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The direction of healthcare and what is considered healthy and good for people has changed a lot over human history. Many practices that were once considered sound medical care are now considered barbaric and are known to do much more harm than good. The industrialized world has witnessed many advances in medicine in the past century that have allowed people to live longer, healthier, more active lives. An unfortunate byproduct of some of these advances, many of which were once considered miracles of modern medicine, are negative and sometimes dangerous side effects of different treatments, medicines, procedures and practices. While science and Western medicine continues to make strides to find solutions for myriad of health problems that were once incurable and thought to be unavoidable, both Western healthcare practitioners and patients have begun to look for “alternative” forms of medicine and healthcare practices.
While some people and healthcare providers ascribe entirely to alternative forms of healthcare and healing, many patients and practitioners of alternative medicine use it in conjunction with Western medicine and treatments. Many Western healthcare providers are now recognizing the value of different forms of alternative treatments and practices, and often suggest them to their patients, to do in conjunction with their regular healthcare regime.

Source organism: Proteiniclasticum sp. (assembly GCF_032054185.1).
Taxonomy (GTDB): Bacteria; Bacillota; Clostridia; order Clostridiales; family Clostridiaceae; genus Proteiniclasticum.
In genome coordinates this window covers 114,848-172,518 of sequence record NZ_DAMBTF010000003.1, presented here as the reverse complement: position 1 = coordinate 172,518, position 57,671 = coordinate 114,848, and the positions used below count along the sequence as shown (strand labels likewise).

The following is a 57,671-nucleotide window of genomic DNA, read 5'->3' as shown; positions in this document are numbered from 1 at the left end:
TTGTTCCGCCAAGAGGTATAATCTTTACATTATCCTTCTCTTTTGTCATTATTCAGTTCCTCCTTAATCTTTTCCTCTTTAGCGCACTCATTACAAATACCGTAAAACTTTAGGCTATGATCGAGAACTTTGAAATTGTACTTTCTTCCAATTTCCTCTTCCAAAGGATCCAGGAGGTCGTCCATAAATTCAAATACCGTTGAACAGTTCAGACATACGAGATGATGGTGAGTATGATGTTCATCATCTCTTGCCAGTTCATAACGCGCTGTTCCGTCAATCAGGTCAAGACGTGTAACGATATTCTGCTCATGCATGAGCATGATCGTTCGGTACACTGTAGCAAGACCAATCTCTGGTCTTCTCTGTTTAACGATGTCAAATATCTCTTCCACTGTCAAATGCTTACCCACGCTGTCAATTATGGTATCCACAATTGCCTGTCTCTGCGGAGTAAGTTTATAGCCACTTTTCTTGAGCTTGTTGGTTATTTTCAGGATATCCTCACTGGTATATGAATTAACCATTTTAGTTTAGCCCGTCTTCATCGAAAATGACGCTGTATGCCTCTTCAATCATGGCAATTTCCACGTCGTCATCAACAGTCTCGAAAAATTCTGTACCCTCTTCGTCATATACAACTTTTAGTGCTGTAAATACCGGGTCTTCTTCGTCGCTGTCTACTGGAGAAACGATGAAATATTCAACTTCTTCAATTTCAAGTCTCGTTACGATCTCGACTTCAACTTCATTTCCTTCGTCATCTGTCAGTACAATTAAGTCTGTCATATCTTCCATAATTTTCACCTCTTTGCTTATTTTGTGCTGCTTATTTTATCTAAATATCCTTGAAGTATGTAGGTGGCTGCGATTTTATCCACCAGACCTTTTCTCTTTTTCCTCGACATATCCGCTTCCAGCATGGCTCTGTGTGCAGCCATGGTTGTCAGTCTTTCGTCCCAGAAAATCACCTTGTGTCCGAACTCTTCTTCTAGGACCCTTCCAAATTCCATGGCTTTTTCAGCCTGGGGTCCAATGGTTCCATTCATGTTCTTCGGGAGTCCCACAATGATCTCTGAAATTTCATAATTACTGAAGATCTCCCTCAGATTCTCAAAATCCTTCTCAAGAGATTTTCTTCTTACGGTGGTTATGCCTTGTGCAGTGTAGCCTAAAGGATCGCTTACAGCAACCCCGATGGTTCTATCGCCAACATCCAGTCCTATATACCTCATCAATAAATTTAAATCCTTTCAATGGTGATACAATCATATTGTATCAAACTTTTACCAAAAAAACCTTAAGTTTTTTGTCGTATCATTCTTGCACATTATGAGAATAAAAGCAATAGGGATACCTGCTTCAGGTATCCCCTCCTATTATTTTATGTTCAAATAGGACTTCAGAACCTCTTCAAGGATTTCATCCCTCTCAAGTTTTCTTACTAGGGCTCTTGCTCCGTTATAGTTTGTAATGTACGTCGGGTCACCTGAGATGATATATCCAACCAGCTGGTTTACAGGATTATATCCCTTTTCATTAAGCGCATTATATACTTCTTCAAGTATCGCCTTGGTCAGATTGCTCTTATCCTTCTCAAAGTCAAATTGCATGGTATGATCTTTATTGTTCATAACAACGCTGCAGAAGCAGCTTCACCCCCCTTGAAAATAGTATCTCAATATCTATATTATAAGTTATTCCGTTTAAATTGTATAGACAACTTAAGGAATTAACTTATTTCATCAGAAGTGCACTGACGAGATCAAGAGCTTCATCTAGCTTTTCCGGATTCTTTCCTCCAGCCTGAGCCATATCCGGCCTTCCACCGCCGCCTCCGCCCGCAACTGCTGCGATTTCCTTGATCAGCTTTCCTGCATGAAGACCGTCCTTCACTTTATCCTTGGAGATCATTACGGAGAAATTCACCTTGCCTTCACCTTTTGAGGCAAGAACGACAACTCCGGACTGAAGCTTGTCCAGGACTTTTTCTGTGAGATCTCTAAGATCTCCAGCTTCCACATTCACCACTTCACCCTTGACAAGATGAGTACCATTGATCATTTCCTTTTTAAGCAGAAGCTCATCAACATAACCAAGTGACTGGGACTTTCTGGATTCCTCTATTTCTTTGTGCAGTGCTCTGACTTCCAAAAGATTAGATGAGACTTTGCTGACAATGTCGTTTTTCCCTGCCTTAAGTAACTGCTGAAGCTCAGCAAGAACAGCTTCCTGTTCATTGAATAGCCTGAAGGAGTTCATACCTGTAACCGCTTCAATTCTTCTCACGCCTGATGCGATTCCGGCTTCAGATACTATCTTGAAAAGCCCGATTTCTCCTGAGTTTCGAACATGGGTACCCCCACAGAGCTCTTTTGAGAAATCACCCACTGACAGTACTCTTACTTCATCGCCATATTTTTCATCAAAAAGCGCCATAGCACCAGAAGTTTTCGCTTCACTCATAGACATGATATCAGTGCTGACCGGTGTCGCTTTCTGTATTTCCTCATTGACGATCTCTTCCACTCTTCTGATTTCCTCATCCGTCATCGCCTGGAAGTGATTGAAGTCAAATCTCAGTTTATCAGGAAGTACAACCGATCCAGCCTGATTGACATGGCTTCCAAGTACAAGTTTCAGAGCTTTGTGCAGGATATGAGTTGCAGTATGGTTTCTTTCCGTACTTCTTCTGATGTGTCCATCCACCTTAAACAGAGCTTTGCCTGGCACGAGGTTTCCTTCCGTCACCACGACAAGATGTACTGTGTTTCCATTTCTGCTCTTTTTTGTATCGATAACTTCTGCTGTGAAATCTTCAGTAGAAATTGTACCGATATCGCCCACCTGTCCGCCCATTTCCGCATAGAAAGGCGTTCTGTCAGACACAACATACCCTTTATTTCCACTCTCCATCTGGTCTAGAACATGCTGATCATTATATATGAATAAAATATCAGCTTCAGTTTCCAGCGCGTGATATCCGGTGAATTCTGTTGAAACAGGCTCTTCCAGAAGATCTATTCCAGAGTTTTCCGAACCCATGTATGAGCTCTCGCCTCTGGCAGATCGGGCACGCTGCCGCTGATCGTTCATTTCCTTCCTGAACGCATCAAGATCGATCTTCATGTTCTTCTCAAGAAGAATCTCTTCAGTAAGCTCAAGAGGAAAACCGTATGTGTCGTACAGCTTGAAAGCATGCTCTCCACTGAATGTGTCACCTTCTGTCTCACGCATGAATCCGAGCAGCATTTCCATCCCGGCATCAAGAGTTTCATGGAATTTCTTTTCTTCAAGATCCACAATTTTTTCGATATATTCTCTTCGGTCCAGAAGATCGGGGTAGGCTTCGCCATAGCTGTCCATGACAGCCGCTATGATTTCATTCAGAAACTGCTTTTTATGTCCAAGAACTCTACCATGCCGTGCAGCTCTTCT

Complementary Alternative Medicine (CAM)
Complementary alternative medicine is a group of diverse medical and health care systems, practices and products that are typically used together with conventional Western medicine. While some people use CAM as a blanket term to cover all alternative healthcare practices, others use it to specifically denote healthcare practices that are used in order to complement both, other alternative healthcare treatments as well as Western medicine and treatments. The term complementary alternative medicine is often used interchangeably with the terms integrative medicine, complementary medicine and alternative medicine.
Some practitioners of non-Western medicine make clear distinctions between the terms complementary and alternative. While both terms refer to almost any healthcare practices that are not a part of mainstream Western medical healthcare, such as acupuncture, aromatherapy, chiropractic, massage therapy, and meditation, to name just a few, complementary medicine is used to denote when these therapies are used in conjunction with traditional Western medicine. Alternative medicine is when these approaches are used instead of traditional medicine.
People who identify themselves as CAM healthcare providers, often have one or more medical license and/or training in different alternative healthcare practices. Some CAM healthcare providers go through schooling to earn various titles including that of a doctor with a PhD (doctor of philosophy) or a medical doctor (MD), to name just a few of the titles that some CAM healthcare providers have. Many courses of study for complementary and alternative medicines offer certificates, master’s degrees and other authorizations but some do not offer degrees that are recognized by the Western medical community as medical degrees.